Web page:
Kiran Bandi, president of the India Association of Minnesota, at his Plymouth home. Credit: Jaida Grey Eagle | Sahan Journal

Since a large wave of COVID-19 infections hit India last month, Kiran Bandi has been constantly checking in on his family overseas. 

Bandi, who left India in 1994, and moved to Minnesota in 2006, is originally from Hyderabad, a large industrial and tech city in the southern part of the country. Much of his family, including his father and several cousins, lives there. As of last week, one of these cousins was in the hospital and on supplemental oxygen after testing positive for COVID-19. 

Procuring the oxygen presented “a bit of a challenge” for his family, Bandi said. So did accessing Remdesivir, an antiviral drug sometimes used to treat bad COVID-19 infections, which doctors prescribed for his cousin’s treatment. But all things considered, Bandi’s family appeared to be pushing through the crisis. 

As president of the India Association of Minnesota (IAM), Bandi is plugged into a network of Indian Americans in Minnesota with connections to the subcontinent. Bandi heard much worse stories than his own from two friends here in Minnesota. On the same day last week, one lost her mother and while another lost her father. 

“It’s very difficult when you hear about your family, your friends who are stuck with it,” Bandi said. “It gets a little bit challenging to work, when you’re thousands of miles away. I don’t really know how we can help from here, other than what we’re doing right now.” 

The India Association of Minnesota is holding an online fundraiser to purchase oxygen concentrators—which provide supplemental oxygen to patients having trouble breathing—for hospitals and health care clinics across India.

In April, COVID-19 infections skyrocketed in India. At its worst, confirmed new cases averaged close to 400,000 a day, pushing the country’s health system to the brink of collapse. Pictures of makeshift cremations and horror stories about hospitals running out of supplemental oxygen filled news stories for the past month. As of press time, new case averages in the country are still high, at roughly 328,000 per day, though starting to recede. 

Minnesota is home to a sizable Indian American population: some 50,000 people in total. Many, like Bandi, are hearing stories from relatives and friends on the ground living through the crisis. And, like Bandi, they’re stuck thousands of miles away.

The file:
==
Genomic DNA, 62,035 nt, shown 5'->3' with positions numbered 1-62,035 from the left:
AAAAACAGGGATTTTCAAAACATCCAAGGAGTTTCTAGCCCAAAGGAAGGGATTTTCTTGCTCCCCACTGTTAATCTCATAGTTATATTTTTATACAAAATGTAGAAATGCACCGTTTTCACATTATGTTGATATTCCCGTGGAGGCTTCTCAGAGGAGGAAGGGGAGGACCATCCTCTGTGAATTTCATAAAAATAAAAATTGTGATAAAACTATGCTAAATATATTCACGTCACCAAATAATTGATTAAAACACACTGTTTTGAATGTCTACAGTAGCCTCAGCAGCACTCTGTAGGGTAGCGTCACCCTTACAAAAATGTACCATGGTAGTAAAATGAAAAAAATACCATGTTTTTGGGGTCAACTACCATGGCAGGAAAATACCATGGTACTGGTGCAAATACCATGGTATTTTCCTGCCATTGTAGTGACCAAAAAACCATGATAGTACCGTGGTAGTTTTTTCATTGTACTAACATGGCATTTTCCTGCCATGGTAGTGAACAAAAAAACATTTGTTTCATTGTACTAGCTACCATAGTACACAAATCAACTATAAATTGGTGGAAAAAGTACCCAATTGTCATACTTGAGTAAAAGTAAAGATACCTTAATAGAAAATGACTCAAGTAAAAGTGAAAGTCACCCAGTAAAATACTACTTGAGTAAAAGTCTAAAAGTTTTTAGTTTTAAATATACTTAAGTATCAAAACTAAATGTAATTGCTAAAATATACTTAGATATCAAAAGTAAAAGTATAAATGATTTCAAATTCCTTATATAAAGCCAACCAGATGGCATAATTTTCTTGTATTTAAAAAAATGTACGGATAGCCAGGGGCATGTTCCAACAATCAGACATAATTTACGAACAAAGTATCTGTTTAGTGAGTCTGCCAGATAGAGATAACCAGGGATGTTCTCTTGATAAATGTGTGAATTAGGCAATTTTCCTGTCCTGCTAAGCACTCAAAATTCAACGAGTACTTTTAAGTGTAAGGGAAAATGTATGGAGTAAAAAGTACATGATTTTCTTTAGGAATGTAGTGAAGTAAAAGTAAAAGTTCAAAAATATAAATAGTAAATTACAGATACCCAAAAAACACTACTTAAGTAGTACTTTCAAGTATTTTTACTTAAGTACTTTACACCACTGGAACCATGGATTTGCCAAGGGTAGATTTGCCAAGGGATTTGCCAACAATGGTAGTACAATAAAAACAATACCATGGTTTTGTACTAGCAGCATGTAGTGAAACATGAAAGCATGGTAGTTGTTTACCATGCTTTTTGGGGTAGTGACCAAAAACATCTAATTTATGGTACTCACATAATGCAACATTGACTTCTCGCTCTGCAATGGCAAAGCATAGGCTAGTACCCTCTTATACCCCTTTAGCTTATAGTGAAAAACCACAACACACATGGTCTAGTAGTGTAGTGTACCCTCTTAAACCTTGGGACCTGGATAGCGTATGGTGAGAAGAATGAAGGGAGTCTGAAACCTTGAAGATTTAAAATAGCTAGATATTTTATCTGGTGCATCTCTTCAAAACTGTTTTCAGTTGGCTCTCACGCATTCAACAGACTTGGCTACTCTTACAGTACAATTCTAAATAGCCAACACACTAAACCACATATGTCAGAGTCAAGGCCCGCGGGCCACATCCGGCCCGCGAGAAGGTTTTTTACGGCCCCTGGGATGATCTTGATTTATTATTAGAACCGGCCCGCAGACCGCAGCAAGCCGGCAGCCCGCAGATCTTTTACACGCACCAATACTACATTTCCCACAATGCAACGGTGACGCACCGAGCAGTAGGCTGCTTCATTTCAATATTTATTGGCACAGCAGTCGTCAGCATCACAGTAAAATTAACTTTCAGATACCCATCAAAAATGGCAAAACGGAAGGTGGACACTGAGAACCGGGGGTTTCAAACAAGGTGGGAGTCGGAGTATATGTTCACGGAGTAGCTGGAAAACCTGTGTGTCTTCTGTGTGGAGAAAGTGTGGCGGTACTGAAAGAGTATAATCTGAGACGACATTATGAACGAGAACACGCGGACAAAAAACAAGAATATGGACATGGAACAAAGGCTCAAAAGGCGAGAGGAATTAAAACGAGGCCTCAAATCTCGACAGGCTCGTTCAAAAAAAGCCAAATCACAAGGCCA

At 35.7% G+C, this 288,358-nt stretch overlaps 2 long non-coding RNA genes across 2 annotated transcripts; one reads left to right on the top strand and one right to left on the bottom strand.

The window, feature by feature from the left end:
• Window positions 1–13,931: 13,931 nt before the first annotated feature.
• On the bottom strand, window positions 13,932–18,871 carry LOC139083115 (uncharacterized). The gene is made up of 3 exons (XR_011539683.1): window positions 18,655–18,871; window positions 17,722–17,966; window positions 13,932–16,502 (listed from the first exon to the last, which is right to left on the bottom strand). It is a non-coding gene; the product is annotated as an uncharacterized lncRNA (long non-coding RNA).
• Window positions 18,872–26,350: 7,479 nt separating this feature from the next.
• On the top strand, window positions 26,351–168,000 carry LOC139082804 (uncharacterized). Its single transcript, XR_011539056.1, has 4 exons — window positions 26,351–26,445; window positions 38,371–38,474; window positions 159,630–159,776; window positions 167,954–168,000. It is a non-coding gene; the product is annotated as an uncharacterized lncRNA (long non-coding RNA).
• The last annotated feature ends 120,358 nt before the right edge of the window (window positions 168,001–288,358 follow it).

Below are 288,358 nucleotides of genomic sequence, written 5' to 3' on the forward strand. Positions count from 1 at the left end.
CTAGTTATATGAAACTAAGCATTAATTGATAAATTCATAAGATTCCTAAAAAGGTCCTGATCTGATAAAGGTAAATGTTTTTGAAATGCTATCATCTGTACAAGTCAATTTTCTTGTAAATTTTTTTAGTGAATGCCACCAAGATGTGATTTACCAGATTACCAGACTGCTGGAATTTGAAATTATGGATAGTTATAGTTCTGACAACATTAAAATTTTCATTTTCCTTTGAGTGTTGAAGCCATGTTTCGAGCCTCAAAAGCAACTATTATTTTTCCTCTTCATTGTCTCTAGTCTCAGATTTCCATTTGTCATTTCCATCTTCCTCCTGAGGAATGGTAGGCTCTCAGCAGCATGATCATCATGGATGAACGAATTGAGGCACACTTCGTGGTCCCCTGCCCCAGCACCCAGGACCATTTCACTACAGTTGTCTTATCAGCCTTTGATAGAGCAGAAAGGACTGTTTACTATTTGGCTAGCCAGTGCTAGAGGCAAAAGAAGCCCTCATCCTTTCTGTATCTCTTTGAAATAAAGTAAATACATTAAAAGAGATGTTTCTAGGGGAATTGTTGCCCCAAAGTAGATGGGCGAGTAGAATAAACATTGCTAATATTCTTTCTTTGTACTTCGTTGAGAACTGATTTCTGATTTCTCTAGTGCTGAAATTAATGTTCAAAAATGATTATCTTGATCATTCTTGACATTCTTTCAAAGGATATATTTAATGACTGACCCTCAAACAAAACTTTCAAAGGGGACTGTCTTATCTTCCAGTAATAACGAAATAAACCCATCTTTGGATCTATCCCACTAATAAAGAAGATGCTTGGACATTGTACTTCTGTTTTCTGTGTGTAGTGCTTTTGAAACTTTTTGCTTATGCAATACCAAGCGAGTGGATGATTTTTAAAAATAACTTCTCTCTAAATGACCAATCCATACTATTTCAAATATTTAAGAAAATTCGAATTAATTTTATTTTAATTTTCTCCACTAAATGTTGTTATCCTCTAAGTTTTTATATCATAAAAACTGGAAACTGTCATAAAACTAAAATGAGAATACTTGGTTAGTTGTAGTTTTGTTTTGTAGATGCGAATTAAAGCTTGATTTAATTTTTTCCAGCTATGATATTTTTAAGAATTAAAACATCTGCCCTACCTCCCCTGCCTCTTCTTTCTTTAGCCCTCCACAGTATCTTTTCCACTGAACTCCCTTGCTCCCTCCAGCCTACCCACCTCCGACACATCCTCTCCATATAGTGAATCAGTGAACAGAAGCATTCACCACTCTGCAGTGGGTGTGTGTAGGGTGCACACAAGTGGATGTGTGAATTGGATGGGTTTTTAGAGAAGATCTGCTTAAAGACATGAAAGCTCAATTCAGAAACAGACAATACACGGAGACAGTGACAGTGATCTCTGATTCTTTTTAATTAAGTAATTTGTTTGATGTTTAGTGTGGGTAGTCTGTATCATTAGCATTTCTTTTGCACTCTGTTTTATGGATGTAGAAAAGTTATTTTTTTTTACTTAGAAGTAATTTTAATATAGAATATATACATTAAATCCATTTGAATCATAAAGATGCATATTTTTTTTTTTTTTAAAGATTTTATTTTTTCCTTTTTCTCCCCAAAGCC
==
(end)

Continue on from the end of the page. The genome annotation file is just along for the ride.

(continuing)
So they’re doing what they can, and raising money locally to help the effort. The India Association of Minnesota is far from the only organization raising money to help during the crisis in India. Local nonprofits like Vidya Gyan, Marathi Association of Minnesota, the Chance Foundation, and BAPS Charities are all holding online fundraisers as well. 

Vijendra Agarwal, co-founder of Inver Grove Heights-based Vidya Gyan, which helps youth in rural India, said his organization set a target to raise $50,000. Vidya Gyan has already sent $25,000 to India’s PM CARES fund, which the country established last year to help with relief efforts, Agarwal said. The organization also purchased 14 oxygen concentrators from a dealer in Poland, which are currently shipping to India.

Agarwal, 72, is originally from a small village called Kota, near Saharanpur, in northern India. Two of his brothers live there. He said that his home village saw its second confirmed COVID-19 death earlier this week. 

“To me, the village is like a family, one large family—you know everybody,” Agarwal said. “So when you have that, everybody in the village is affected.” 

Bandi did not disclose numbers for how much money the IAM fundraiser has raised so far, explaining that the fundraiser is still in the early stages. All proceeds will go to Sehgal Foundation, a nongovernmental organization with U.S. offices in Iowa that works on rural development in India. Sehgal has a team on the ground in nine states in India, Bandi said. 

Traditional mantras and classical dance at fundraisers 

On May 2, the Maple Grove–based Hindu Society of Minnesota, home to one of the largest Hindu temples in the U.S., live streamed a prayer for India. During that prayer, local Hindu priests spoke a millenia-old mantra to wish good health for India and its future, said Pooja Bastodkar, president of the Hindu Society. At the same time, the Hindu Society asked for donations. Organizers initially set a goal of $2,000 to $3,000, but ended up raising $10,000.

“We had an amazing, generous, helpful community,” Bastodkar said. 

The Hindu Society gave all of the money to the American Association of Physicians of Indian Origin (AAPI), a nationwide professional organization. The physician’s group used the money to buy 20 oxygen concentrators, and donated each to hospitals and health care providers in India. 

The Hindu Society plans to hold another fundraiser next month, featuring a classical cultural dance on stage at the 43,000 square-foot temple. That performance is planned for Saturday, June 13, and money collected will go toward the same cause. 

Bastodkar said she is lucky in that none of her friends or extended family members in India have been affected by the recent COVID-19 surge. But she’s connected with friends who have lost their parents, neighbors, and childhood teachers over the last month. One of her friends just lost his father. For many people, it’s too soon to speak about this publicly, she said.

“The hardest part is not being able to go to India during this time,” Bastodkar said. “People have lost close ones very quickly and suddenly.” 

If you would like to help out, IAM’s website lists several local fundraising events seeking donations.

Joey Peters is a reporter for Sahan Journal. He has been a journalist for 15 years. Before joining Sahan Journal, he worked for close to a decade in New Mexico, where his reporting prompted the resignation...